“I was scared to sleep”

One of the most brutal effects of the homelessness epidemic amongst LGBT teens is their overrepresentation in prisons. Via Daniel Redman of The Nation:

Across the United States, the brutal and dysfunctional juvenile justice system sends queer youth to prison in disproportionate numbers, fails to protect them from violence and discrimination while they’re inside and to this day condones attempts to turn them straight. Antigay policies aren’t just a problem in the Deep South or rural regions. According to Jody Marksamer of the National Center for Lesbian Rights, one of co-authors of a recent report on LGBT youth in the juvenile justice system, “These things happen in every state.”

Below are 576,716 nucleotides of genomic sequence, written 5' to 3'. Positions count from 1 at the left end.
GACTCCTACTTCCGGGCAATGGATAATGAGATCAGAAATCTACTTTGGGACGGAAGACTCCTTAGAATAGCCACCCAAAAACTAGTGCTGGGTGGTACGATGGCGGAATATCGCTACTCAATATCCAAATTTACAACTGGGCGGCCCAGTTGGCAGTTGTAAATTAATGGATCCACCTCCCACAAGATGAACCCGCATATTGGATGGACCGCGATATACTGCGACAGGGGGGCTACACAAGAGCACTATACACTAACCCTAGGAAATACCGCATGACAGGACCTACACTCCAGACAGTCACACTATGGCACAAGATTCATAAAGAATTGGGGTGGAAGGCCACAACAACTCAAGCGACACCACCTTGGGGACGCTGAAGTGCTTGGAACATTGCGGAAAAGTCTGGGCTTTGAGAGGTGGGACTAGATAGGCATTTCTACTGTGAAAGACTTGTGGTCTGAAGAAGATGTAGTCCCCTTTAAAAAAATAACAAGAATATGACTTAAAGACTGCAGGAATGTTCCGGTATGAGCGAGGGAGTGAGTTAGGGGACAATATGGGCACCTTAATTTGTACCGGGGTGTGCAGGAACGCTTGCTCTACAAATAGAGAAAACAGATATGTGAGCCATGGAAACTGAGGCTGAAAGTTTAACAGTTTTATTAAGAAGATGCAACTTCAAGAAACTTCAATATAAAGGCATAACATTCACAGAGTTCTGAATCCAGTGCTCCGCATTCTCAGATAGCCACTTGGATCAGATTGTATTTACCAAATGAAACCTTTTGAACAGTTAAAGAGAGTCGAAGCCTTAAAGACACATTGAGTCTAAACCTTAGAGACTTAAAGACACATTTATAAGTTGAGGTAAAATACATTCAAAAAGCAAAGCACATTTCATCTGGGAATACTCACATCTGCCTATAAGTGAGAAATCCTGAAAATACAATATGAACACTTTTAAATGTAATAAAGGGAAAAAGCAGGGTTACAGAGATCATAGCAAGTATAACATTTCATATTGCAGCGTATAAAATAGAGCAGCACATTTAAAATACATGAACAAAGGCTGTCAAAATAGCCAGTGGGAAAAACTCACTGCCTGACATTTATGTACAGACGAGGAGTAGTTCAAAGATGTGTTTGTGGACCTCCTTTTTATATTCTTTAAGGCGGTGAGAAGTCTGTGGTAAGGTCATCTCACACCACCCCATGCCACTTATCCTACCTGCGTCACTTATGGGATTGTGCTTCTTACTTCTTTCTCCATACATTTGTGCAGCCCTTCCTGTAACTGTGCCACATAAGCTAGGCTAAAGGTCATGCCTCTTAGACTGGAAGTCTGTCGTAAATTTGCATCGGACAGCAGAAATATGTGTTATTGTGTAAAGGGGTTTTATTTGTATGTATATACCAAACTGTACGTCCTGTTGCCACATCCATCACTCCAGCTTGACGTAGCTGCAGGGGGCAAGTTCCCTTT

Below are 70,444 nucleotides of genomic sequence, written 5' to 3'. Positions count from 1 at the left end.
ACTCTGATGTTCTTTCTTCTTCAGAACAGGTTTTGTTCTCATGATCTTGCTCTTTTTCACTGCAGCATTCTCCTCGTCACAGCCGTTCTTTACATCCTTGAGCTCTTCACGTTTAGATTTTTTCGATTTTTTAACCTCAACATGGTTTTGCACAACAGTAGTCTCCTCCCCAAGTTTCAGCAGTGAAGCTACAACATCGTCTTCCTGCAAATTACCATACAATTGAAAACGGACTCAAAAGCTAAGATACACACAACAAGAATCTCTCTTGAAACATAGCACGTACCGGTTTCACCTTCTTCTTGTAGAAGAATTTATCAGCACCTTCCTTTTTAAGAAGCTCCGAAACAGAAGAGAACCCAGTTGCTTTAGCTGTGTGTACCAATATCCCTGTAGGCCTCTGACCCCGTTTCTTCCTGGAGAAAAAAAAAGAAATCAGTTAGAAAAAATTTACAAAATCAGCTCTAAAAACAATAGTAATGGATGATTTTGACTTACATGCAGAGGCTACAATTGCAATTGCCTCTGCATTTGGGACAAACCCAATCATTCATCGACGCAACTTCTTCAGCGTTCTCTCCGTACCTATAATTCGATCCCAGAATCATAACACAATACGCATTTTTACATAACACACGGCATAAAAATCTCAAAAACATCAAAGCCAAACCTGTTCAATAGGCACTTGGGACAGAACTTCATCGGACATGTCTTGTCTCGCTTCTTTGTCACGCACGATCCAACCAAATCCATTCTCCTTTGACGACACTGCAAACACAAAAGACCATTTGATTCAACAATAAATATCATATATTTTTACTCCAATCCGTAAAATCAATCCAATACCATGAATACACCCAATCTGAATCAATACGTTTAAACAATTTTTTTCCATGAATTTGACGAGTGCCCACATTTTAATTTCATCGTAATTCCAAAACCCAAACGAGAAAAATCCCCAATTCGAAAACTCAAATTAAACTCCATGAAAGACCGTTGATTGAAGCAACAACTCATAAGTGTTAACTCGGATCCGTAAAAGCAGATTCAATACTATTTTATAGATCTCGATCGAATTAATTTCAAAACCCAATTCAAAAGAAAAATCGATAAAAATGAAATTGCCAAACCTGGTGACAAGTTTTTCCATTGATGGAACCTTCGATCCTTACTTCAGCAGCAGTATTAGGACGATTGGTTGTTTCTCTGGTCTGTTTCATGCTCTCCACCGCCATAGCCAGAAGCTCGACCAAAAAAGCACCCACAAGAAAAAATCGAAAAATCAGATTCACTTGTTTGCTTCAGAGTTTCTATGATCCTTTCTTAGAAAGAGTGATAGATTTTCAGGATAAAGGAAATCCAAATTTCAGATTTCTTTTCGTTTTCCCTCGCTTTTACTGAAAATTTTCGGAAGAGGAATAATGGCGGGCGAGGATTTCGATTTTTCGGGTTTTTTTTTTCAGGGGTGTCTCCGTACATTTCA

The road to incarceration begins in pretrial detention, before the youth even meets a judge. Laws and professional standards state that it’s appropriate to detain a child before trial only if she might run away or harm someone. Yet for queer youth, these standards are frequently ignored. According to UC Santa Cruz researcher Dr. Angela Irvine, LGBT youth are two times more likely than straight youth to land in a prison cell before adjudication for nonviolent offenses like truancy, running away and prostitution. According to Ilona Picou, executive director of Juvenile Regional Services, Inc., in Louisiana, 50 percent of the gay youth picked up for nonviolent offenses in Louisiana in 2009 were sent to jail to await trial, while less than 10 percent of straight kids were. “Once a child is detained, the judge assumes there’s a reason you can’t go home,” says Dr. Marty Beyer, a juvenile justice specialist. “A kid coming into court wearing handcuffs and shackles versus a kid coming in with his parents—it makes a very different impression.”

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